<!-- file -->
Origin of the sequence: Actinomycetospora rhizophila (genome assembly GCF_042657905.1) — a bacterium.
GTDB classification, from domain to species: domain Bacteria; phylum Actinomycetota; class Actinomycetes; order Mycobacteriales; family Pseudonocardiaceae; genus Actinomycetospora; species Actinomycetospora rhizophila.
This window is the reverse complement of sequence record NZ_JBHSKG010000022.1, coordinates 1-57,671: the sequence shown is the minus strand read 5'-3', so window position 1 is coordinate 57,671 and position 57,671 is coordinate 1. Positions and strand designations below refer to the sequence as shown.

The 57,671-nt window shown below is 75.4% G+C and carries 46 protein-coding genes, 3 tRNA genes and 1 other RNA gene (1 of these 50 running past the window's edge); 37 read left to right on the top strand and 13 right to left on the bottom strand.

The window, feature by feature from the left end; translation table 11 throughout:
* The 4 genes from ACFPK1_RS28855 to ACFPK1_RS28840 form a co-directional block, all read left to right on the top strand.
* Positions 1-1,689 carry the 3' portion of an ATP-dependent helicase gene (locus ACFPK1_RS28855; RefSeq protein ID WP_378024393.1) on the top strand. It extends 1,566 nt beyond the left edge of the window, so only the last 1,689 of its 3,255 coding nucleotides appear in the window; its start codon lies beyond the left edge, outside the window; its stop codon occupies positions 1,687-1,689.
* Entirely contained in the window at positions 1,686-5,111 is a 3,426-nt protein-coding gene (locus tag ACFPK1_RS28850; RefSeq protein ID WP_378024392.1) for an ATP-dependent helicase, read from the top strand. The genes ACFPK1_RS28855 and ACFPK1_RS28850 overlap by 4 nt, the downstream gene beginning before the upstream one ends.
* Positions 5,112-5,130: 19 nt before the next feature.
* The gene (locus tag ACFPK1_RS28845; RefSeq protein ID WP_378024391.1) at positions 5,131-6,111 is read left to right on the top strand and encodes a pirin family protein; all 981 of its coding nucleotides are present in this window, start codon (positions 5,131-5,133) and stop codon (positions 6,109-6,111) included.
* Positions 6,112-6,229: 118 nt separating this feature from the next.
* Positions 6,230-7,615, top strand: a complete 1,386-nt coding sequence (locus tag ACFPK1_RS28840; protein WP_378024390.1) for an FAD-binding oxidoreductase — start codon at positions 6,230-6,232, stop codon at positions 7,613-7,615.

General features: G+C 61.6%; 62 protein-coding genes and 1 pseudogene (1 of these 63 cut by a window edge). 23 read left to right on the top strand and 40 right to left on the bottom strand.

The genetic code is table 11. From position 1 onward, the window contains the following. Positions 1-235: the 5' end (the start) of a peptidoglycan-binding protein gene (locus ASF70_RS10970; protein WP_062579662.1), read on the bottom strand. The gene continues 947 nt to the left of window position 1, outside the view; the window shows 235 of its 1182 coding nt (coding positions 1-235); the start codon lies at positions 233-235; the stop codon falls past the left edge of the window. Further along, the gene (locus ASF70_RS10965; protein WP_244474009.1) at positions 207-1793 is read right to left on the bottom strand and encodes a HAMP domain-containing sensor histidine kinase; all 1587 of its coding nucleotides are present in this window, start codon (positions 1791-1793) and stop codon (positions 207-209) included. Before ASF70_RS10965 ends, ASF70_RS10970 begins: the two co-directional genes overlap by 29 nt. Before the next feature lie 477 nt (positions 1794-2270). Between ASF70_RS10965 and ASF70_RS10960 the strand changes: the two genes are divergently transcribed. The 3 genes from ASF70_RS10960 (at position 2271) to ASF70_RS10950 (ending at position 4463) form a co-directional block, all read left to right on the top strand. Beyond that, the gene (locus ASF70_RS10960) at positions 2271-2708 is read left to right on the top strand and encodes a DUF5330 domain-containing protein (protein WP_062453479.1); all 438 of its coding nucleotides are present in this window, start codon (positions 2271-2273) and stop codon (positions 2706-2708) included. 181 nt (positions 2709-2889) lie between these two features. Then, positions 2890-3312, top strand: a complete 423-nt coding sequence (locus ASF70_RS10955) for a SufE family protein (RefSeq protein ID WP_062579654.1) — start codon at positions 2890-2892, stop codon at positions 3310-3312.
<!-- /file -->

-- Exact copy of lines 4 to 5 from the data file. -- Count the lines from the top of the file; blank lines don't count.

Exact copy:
The 57,671-nt window shown below is 75.4% G+C and carries 46 protein-coding genes, 3 tRNA genes and 1 other RNA gene (1 of these 50 running past the window's edge); 37 read left to right on the top strand and 13 right to left on the bottom strand.

The window, feature by feature from the left end; translation table 11 throughout: